Hair Care 101: Hair Textures, Types and Best Washing Practices – Graydon Skincare Hair Care 101: Hair Textures, Types and Best Washing Practices
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Hair Care 101: Hair Textures, Types and Best Washing Practices

Hair Care 101: Hair Textures, Types and Best Washing Practices

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Our hair has always been the symbol of beauty, strength and vitality. 

No matter what your hair is like, whether it’s straight, sleek and elegant or voluminous, curly and majestic, everyone’s hair is beautiful in its own unique way. Even though we style our hair differently, at the root of it, all hair requires proper care and attention.

We recently carried out a survey on our Instagram Stories and when asked “Do you want to learn how to take better care of your hair?” a whopping 85% of our audience responded with “yes please!” That’s amazing! And that’s exactly what we’ll do today: Learn more about hair care.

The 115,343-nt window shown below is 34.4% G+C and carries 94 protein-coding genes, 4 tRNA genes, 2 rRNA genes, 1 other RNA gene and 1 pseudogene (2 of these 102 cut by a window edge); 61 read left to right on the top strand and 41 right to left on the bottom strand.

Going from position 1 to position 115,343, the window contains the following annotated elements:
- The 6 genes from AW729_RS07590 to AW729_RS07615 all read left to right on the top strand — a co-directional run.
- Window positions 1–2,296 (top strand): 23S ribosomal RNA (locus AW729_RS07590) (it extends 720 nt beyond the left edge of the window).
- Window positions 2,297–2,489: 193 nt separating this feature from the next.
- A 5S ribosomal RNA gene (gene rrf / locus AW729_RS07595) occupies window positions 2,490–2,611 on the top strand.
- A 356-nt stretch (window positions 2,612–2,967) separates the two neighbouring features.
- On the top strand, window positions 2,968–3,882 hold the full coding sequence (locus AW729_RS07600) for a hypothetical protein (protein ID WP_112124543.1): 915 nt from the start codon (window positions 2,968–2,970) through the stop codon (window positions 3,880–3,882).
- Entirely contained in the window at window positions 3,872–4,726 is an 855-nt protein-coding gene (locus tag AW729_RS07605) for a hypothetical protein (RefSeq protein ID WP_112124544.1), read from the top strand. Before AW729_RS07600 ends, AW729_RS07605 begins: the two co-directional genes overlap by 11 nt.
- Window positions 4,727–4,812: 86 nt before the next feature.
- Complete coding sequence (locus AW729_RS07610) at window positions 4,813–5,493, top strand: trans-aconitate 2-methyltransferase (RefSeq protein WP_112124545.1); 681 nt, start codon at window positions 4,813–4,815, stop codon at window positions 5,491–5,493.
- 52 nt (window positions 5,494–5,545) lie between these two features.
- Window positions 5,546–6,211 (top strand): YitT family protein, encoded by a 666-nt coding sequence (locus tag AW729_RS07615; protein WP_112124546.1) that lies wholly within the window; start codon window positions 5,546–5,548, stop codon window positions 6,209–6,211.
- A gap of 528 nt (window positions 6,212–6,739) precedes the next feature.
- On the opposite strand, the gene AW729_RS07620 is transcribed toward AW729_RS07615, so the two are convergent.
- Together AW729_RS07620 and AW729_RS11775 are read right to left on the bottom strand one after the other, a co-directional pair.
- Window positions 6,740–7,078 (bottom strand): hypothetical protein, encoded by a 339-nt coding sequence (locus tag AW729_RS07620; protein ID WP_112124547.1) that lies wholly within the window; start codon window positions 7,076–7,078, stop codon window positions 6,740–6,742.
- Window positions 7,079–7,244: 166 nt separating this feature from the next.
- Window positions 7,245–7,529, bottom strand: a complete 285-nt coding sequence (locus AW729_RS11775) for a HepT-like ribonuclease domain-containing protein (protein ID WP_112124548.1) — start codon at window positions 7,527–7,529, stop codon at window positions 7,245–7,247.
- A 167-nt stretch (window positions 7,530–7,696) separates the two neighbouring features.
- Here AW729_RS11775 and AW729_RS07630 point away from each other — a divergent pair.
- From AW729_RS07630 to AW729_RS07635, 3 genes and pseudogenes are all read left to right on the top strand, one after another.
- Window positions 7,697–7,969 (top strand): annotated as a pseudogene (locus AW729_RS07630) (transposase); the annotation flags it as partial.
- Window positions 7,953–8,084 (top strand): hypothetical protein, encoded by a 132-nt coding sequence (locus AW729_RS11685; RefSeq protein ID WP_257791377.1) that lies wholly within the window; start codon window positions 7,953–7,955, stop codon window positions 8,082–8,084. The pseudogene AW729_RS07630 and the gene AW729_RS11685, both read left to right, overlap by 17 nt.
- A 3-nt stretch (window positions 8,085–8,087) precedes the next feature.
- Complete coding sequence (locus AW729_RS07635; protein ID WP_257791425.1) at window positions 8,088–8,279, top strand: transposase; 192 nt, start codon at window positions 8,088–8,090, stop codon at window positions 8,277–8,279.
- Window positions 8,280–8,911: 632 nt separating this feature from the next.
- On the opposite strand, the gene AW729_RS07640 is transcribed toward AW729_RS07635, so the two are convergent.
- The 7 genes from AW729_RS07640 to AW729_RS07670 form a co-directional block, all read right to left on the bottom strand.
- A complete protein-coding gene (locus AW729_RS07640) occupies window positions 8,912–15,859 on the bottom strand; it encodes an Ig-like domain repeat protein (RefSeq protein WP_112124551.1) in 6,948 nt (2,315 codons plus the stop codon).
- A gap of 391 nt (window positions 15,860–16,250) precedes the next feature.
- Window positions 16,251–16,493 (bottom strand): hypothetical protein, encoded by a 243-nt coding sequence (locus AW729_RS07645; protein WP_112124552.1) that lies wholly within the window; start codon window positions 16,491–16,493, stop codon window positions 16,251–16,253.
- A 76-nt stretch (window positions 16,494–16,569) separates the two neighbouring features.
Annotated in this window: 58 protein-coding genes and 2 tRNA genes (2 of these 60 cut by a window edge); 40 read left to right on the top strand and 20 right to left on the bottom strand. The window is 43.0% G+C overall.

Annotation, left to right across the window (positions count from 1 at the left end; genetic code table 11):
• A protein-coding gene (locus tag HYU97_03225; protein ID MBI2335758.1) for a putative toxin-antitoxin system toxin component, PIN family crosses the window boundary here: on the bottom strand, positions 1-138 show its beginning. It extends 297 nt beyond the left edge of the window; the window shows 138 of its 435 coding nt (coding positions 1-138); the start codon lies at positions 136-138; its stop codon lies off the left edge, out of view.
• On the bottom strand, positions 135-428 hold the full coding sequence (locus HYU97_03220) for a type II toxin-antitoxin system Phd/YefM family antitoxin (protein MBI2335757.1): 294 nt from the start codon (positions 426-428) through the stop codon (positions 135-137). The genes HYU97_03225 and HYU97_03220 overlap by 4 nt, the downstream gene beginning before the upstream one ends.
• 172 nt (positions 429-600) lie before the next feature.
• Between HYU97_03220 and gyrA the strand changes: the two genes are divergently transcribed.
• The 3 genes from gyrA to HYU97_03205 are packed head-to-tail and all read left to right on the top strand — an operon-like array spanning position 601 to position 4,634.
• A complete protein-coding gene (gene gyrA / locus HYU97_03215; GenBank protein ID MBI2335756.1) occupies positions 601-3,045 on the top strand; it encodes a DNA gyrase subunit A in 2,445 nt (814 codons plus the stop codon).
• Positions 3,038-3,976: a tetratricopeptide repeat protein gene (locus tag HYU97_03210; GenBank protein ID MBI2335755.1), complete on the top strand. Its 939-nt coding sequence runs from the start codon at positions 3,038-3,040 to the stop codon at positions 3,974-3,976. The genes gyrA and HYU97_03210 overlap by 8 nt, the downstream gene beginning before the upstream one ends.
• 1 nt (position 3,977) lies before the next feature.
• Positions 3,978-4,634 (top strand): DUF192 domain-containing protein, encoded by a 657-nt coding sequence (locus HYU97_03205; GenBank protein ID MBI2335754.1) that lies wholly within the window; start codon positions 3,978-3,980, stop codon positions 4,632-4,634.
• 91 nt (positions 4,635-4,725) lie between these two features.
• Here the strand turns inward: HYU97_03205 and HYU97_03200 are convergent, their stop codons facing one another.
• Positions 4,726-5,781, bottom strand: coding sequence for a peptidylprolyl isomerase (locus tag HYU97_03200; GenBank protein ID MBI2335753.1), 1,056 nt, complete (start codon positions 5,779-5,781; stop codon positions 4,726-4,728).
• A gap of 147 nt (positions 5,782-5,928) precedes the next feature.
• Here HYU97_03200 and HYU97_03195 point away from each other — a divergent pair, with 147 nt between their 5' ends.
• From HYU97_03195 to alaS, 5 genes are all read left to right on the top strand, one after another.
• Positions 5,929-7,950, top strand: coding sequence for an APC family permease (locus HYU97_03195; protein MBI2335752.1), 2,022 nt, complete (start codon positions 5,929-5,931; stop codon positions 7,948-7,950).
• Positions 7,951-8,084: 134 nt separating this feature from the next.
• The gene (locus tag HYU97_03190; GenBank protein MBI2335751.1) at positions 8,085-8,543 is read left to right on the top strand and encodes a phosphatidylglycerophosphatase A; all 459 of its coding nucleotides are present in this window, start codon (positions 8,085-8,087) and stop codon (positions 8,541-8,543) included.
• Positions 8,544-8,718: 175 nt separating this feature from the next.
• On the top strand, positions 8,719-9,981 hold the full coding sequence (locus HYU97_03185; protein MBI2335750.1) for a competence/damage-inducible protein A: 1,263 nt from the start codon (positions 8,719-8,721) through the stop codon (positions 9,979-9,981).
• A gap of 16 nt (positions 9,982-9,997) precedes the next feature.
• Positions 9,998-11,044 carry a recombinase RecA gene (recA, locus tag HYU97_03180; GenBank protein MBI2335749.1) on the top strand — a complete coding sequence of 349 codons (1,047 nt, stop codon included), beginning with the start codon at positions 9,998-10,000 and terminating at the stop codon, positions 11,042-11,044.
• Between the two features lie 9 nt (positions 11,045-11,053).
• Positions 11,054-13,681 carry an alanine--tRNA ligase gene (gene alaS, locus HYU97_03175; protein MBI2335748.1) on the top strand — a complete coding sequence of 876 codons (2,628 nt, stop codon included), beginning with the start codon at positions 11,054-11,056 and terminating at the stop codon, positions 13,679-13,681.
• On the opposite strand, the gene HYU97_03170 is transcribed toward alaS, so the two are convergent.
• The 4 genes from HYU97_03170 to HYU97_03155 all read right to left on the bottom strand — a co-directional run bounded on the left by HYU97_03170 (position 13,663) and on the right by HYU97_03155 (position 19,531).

In order to properly care for our hair, we must understand it first. A pretty good place to start is learning about the different hair textures and hair types.

The three hair textures

To start the survey, we asked our audience about their hair texture. Here’s a breakdown of the responses:

  • 44 people voted for fine hair. This happens to be my hair texture as well!
  • 42 people voted for medium hair.
  • 16 people voted for coarse hair. This is the same hair texture as Ingrid, our Holistic Skin Coach!

Did you notice how I said hair texture, as opposed to hair type? Even though these two terms tend to be used interchangeably, they actually refer to completely different things. Hair texture refers to the circumference of your hair. There are three different textures: 

Fine hair

This hair texture makes for very thin and breakage-prone hair since each strand only has two layers—a cortex and a cuticle. It requires you to handle it with utmost care and caution since it’s extremely fragile. And so, you can easily damage it if your hair care routine is too aggressive. 

Another challenge with fine hair is that this texture tends to be more on the oily side, which means you may have to wash it more often. Plus, you may find it hard to style your hair since it is light and tends to fall flat against your head. It can also look stringy if you use heavy products that weigh it down.